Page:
In The Governing Body of Tywyn Primary v. Mr M Aplin, the Employment Appeal Tribunal (EAT) held that the unfair treatment of a gay Head Teacher was serious enough to support the claims brought by him for constructive dismissal and sexual orientation discrimination.
In August 2015 Mr Aplin, an openly gay Head Teacher, had consensual sex with two 17 year old males he met on a dating app. The police and local authority were notified, Mr Aplin was suspended and a Professional Abuse Strategy Meeting (PASM) was held.
It was found that Mr Aplin had not committed a criminal offence and posed no child protection risk (neither of the individuals involved were students at the School). Nonetheless, the local authority advised the School to carry out an investigation into Mr Aplin’s conduct.
A local authority officer was appointed to conduct the disciplinary investigation and was asked to consider, in particular, whether Mr Aplin’s conduct brought the reputation of the School into disrepute and impacted on his ability to undertake his role as Head Teacher.
The investigating officer produced a report which the Governors relied on heavily when they made the decision to conduct a disciplinary hearing. At the hearing Mr Aplin was dismissed with immediate effect.
Initially, Mr Aplin appealed against this decision but due to various procedural failings he resigned before the appeal hearing and issued a claim in the Employment Tribunal of constructive dismissal and discrimination on grounds of sexual orientation.
The ET found in Mr Aplin’s favour noting that the investigation report produced by the investigating officer was subjective, conveying the officer’s own value judgments and conclusions, and was not factual nor objective.
Whilst the ET found that Mr Aplin had affirmed his contract of employment by appealing against his dismissal, the further procedural errors in the appeal process entitled him to resign and claim constructive dismissal.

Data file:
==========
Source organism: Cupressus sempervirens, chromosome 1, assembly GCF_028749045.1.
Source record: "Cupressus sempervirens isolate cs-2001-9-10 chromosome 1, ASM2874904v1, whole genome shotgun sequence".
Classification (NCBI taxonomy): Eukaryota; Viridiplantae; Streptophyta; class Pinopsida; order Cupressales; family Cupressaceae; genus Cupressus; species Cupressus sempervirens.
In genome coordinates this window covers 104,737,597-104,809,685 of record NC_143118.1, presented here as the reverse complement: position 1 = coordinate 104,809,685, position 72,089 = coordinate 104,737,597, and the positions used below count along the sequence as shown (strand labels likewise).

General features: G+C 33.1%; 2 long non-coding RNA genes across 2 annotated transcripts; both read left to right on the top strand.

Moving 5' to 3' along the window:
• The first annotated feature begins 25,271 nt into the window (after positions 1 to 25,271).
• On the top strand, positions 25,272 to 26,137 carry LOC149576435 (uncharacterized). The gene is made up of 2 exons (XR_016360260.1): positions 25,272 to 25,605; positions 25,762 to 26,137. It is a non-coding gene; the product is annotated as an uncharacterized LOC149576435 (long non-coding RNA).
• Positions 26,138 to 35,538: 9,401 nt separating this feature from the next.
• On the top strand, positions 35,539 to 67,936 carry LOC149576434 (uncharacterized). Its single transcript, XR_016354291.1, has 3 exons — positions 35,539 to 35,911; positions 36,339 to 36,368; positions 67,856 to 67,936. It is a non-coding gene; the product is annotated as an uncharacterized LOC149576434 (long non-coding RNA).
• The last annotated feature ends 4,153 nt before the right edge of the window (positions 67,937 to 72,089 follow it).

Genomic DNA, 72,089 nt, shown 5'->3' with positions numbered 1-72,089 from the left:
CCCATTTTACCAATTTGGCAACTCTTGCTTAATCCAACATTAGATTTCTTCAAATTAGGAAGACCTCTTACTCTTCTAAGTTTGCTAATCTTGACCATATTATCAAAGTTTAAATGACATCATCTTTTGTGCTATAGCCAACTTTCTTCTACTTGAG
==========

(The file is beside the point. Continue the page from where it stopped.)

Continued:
The ET agreed that the investigating officer had discriminated against Mr Aplin based on his sexual orientation and found the School’s governing body vicariously liable for this. In reaching this conclusion, the ET made the following findings:
1. there was reason to believe that Mr Aplin’s sexuality underpinned the treatment he received throughout the disciplinary process;
2. there had been serious failings in the way he was treated; and
3. these were severe enough to enable the ET to infer that there was a “particular reason” for the failings and that Mr Aplin had been treated less favourably as a result of his sexual orientation.
The EAT rejected the School’s appeal, largely agreeing with the ET’s findings. The only exception to this was that the EAT disagreed with the ET’s finding that Mr Aplin’s appeal against his dismissal was an affirmation of his contract. The appeal simply offered an opportunity for the School to rectify its prior procedural breaches. This did not impact on Mr Aplin being entitled to resign in response to the procedural failings and claim constructive dismissal.
This case serves as a helpful reminder for schools to ensure that they conduct disciplinary procedures fairly and objectively, that the employee is provided with regular updates regarding the progress of the investigation and that the employee has access to all appropriate information, data and documentation to enable them to properly respond to the allegations. Had a fair and objective process been followed in this particular case it is quite possible that the dismissal would have been considered fair and lawful in the circumstances.
It is also an important reminder to ensure that subjective and personal biases, particularly relating to protected characteristics, are not allowed to pervade disciplinary investigations and/or decisions.